The goal of the Pawnee Nation DVP program is to maintain and expand the existing Domestic Violence Prevention Initiative. We plan to provide domestic and sexual violence prevention, advocacy, case management, crisis intervention, education, trainings, and coordinated community response to victims of domestic and sexual violence and their families while incorporating Pawnee culture and traditional practices. We will increase family and community involvement by providing opportunities to participate in trainings and culturally relevant activities. We hope to update the tribal codes for the Pawnee Nation Tribal Court, which will allow us to prosecute offenders, and would like to see the reporting statistics increase as well.
Ponca Tribe of Oklahoma
The Ponca Tribe of Oklahoma DVP program will work to bring awareness of the signs of domestic violence, sex trafficking and bullying by educating healthcare providers, staff, and the community. Awareness messaging will be done via social media, organized gatherings, informative pamphlets, and billboards. The DVP Program will also provide community outreach and education to the victims of domestic violence, sex trafficking and bullying about the available services delivered by the White Eagle Health Center.
Hualapai Tribal Council
The Hualapai Tribe's Human Services Department will continue and expand upon their domestic violence program by providing culturally relevant services and offering advocacy for victims. This project provides a domestic violence prevention program, which educates the community on domestic violence through regularly held traditional activities and workshops. Additionally there is a full time victim’s advocate who works with the various tribal justice departments to hold offenders responsible.
All Nations Health Center, Inc.
The All Nations Health Center Missoula Project Beacon aims to provide intensive case management, training, and technical assistance for Indigenous survivors of domestic violence. We will team up with our urban and Tribal communities in awareness activities to provide education on the high rates of violence the Indigenous population experiences. We will use holistic care practices that are trauma informed and culturally competent and will create access to cultural healing practices and healers.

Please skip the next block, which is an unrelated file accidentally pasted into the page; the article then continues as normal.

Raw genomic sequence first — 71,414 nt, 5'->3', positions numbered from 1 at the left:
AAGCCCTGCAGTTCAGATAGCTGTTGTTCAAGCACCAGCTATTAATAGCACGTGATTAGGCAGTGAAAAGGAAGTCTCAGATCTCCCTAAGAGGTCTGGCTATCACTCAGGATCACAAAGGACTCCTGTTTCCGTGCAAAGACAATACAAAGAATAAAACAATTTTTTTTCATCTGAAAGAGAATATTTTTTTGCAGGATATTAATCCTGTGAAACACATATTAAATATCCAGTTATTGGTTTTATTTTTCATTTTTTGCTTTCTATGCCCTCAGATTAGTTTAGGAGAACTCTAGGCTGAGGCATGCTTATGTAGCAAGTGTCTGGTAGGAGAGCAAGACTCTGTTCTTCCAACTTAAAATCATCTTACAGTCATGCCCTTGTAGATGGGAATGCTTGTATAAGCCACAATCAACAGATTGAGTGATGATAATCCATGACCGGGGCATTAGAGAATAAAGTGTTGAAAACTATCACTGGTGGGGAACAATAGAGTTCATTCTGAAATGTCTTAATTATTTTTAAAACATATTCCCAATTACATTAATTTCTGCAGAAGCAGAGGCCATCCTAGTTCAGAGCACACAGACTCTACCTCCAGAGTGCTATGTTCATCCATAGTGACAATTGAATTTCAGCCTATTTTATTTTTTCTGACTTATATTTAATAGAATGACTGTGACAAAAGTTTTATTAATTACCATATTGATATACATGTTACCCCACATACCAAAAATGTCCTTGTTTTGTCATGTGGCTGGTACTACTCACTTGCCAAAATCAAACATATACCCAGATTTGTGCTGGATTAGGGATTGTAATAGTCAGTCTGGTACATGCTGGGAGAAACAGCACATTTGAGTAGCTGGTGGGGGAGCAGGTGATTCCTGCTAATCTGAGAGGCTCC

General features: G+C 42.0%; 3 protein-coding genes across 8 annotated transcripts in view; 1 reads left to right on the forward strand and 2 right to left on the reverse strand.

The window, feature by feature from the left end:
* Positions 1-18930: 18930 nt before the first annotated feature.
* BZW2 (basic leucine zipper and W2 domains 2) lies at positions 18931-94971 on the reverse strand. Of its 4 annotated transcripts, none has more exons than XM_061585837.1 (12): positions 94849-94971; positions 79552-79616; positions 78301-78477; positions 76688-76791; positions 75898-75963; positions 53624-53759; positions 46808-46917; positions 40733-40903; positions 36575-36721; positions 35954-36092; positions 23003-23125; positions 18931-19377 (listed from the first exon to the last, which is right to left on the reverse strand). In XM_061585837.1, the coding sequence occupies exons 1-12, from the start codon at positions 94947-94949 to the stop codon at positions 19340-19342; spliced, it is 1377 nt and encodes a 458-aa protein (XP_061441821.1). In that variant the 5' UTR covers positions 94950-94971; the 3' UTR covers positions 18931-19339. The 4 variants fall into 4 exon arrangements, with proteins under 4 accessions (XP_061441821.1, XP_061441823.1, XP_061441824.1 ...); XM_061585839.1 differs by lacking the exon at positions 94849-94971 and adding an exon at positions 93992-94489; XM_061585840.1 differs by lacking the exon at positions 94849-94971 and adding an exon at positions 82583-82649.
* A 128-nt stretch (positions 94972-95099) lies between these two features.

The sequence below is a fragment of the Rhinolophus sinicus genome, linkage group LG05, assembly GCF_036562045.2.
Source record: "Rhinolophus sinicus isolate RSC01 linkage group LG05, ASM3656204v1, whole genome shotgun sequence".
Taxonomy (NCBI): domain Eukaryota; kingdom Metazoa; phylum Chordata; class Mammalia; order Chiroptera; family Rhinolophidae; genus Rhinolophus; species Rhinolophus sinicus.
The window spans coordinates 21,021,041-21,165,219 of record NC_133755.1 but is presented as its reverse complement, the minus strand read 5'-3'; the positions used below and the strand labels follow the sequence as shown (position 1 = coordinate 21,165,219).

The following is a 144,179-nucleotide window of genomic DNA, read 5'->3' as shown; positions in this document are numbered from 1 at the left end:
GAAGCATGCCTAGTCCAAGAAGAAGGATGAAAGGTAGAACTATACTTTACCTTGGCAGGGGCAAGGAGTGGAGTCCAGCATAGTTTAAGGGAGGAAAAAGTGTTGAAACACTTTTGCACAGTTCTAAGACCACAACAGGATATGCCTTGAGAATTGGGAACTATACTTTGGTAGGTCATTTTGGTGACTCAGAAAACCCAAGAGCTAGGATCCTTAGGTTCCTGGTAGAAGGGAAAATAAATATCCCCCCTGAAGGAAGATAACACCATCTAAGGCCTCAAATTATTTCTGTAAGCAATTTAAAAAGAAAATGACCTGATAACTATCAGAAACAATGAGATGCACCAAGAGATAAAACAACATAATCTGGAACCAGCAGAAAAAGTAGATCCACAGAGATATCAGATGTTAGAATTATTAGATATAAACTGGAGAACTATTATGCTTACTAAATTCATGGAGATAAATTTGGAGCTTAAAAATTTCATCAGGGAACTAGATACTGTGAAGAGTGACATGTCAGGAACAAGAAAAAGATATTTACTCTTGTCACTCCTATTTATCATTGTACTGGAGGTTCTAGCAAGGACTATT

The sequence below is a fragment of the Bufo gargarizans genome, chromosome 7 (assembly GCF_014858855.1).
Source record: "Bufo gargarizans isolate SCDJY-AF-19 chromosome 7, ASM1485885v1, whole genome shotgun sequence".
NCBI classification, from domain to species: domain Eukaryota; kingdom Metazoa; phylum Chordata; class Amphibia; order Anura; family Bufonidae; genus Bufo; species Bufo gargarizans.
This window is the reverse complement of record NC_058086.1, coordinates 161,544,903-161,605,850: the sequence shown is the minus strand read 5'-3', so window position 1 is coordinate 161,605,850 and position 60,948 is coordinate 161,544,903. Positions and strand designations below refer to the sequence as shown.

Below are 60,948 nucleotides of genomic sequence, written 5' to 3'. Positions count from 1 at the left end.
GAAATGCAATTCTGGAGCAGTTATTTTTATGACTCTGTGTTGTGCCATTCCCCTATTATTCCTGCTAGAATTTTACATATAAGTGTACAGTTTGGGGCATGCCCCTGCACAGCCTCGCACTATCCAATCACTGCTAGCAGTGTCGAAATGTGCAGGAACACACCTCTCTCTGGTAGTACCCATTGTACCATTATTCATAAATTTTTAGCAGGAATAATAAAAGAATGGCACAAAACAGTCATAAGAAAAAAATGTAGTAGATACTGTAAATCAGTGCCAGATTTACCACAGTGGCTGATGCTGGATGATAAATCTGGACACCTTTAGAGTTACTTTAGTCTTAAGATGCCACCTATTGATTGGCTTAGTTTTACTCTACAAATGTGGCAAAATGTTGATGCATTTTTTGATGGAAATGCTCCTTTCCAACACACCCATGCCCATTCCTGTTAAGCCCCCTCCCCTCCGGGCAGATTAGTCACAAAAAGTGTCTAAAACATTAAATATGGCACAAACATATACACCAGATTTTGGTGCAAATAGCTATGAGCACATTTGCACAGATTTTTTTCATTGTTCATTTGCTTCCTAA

American Indian Association of Tucson, Inc. (Tucson Indian Center)
The American Indian Association Of Tucson’s Tucson Indian Center (TIC) DVP program will work to prevent and address domestic and sexual violence, child maltreatment, suspected sexual exploitation/human trafficking and murdered missing indigenous women among Tucson American Indians and Alaska Natives (AI/AN). A Community Coordinated Response (CCR) Consortium will strengthen the cross-jurisdictional and multisector service system to serve AI/AN individuals and families in a manner that is culture and language-appropriate. The TIC will screen clients for these risk factors and will utilize motivational interviewing and trauma-informed care to provide crisis response, case management and referral, as well as conduct community outreach, education, and marketing.
Central Oklahoma American Indian Health Council Inc.
The Central Oklahoma American Indian Health Council (COAIHC) DVP program will work to (1) increase awareness about the negative health effects and social burden of domestic, sexual violence, child maltreatment, and human trafficking in our community; (2) expand victim advocacy services by adding additional group therapy to more at risk clients and increase the goal of screening to 100% of patients who are nine years of age or older (3) integrate community based culturally appropriate practices to facilitate the social and emotional wellbeing of victims and their children; (4) partner with Oklahoma City Public Schools and more schools in the surrounding areas to continue expanding traditional cultural offerings; and (5) offer culturally sensitive women's self-defense seminars up to four times annually.
Fresno American Indian Health Project
The Fresno American Indian Health Project (FAIHP) DVP program will create a Domestic Violence Prevention Advisory committee to help develop training and education about domestic violence, trauma informed care, healthy relationship behaviors, recognizing warning signs of abuse and teaching coping and problem-solving skills. The FAIHP DVP program will develop an emergency safe housing and intervention kit program and provide cultural programs such as support groups, talking circles, readings, singing and working with the earth to initiate healing from domestic violent situations.
First Nations Community HealthSource